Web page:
The Carbon Java Framework  

The Carbon Core Exception Subsystem

Exception Usage

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Author: Greg Hinkle (ghinkle at
Version: $Revision: 1.4 $($Author: ghinkl $ / $Date: 2003/06/26 18:56:35 $)
Created: March 2003



This document is designed to help developers understand and utilize the exception framework of Carbon. This will include utilizing the exceptions supplied with the Framework as well as creating new business and technical exceptions specifically for a project.

Exception overview

There are two types of exceptions in Java, Exception and RuntimeException. These are handled differently by the Java Compiler and the Java Language Specification, in that the former is considered a "checked" exception and the latter is considered a "runtime" exception. "Checked exceptions" are regarded as a specific part of an interface and include compile-time checks to ensure code compatibility. When it is possible that a method may throw a "checked exception", that method must declare it in the throws clause. Runtime exceptions, by contrast, can be thrown from any method and will simply propagate up the stack until they are caught.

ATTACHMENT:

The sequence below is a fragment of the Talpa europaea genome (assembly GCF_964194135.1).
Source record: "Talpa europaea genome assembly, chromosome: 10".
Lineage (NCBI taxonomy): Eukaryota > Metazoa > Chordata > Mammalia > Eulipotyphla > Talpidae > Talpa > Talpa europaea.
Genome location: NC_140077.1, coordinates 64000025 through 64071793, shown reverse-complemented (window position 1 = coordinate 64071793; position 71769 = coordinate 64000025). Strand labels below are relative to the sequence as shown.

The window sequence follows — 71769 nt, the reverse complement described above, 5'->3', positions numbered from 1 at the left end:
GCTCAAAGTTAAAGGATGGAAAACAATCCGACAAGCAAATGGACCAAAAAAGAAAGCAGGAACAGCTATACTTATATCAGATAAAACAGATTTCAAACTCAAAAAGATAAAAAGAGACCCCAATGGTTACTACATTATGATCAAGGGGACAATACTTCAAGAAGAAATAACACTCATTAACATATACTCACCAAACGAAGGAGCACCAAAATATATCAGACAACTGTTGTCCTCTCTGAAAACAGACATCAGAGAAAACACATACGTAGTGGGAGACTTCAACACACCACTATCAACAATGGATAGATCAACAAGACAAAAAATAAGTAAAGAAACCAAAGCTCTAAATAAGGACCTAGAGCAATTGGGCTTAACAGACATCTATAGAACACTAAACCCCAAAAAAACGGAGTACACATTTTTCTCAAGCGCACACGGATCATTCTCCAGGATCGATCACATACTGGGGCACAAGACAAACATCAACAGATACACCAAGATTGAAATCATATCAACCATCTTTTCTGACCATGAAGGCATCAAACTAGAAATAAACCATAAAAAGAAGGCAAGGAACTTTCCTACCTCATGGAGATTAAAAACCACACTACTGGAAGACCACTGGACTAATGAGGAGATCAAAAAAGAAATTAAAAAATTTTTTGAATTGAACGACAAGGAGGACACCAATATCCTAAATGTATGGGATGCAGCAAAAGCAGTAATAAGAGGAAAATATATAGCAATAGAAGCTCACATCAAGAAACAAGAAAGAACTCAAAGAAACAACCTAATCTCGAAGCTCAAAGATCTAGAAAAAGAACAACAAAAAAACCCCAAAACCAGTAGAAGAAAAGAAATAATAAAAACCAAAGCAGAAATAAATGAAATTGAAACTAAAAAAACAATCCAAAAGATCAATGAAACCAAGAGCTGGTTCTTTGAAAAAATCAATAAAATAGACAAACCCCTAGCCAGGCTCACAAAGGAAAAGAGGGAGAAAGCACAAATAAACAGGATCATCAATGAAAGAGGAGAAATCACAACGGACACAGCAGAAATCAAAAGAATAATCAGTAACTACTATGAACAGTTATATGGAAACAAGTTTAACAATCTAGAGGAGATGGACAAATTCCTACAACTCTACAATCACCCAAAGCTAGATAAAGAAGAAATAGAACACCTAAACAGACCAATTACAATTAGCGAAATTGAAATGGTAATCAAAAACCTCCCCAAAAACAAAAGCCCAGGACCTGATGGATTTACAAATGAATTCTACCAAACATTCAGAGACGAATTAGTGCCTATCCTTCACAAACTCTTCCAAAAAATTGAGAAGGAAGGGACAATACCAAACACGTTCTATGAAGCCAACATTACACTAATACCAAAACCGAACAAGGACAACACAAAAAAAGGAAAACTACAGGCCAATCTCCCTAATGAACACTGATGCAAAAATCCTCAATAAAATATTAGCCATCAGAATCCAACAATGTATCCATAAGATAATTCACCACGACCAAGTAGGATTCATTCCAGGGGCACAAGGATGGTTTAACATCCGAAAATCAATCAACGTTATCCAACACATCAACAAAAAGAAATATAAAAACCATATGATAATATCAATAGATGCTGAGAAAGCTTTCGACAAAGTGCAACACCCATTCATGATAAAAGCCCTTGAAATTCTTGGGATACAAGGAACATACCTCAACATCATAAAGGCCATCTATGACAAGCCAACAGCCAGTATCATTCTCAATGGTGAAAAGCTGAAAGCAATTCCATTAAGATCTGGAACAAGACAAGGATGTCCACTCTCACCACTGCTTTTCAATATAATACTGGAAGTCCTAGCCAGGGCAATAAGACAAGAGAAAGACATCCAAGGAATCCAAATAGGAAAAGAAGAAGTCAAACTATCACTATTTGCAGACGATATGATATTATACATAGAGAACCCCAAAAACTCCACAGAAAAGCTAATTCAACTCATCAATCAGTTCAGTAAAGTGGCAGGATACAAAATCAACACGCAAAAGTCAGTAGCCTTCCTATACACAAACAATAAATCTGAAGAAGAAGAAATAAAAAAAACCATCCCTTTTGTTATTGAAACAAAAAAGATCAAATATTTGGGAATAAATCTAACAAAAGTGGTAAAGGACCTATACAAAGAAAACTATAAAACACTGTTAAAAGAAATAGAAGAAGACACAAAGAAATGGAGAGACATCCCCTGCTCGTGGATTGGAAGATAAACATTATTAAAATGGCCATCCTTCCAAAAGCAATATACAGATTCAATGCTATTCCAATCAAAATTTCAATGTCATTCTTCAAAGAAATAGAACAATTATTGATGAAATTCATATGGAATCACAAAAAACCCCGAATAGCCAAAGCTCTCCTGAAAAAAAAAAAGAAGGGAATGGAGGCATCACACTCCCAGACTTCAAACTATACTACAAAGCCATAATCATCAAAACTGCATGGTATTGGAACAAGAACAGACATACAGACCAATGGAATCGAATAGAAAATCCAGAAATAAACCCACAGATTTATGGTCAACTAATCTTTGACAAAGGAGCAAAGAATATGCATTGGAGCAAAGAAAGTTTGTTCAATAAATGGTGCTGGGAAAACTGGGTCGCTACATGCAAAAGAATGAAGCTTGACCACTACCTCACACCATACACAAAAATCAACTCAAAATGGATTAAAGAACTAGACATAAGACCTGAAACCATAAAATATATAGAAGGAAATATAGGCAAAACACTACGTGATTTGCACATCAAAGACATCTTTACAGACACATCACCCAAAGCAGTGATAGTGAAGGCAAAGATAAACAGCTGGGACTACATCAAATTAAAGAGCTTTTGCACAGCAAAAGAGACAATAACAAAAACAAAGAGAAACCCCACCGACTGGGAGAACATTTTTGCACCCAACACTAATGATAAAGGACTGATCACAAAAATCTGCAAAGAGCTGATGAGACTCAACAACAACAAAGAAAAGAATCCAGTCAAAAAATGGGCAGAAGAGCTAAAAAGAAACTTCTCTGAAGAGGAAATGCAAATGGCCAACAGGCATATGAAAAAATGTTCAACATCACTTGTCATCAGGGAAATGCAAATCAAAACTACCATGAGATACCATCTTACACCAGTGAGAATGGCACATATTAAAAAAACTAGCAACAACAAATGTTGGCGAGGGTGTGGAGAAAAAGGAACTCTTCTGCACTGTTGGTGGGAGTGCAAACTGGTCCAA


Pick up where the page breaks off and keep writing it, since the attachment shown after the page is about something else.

The importance of the above discussion is clear from a design perspective and comes into play when determining what the interface for a class should be. Should a class declare that it throws certain exceptions? What about exceptions that are thrown by libraries used within the class?

Exception levelization

The concept of exception levelization is based on the belief that encapsulation is a useful ideal. Encapsulation is the inclusion of one implementation within another so that the included functionality is not apparent. In theory, this simplifies the usage of the ecapsulating service, while allowing future modifications to that service so that its implementation may be changed.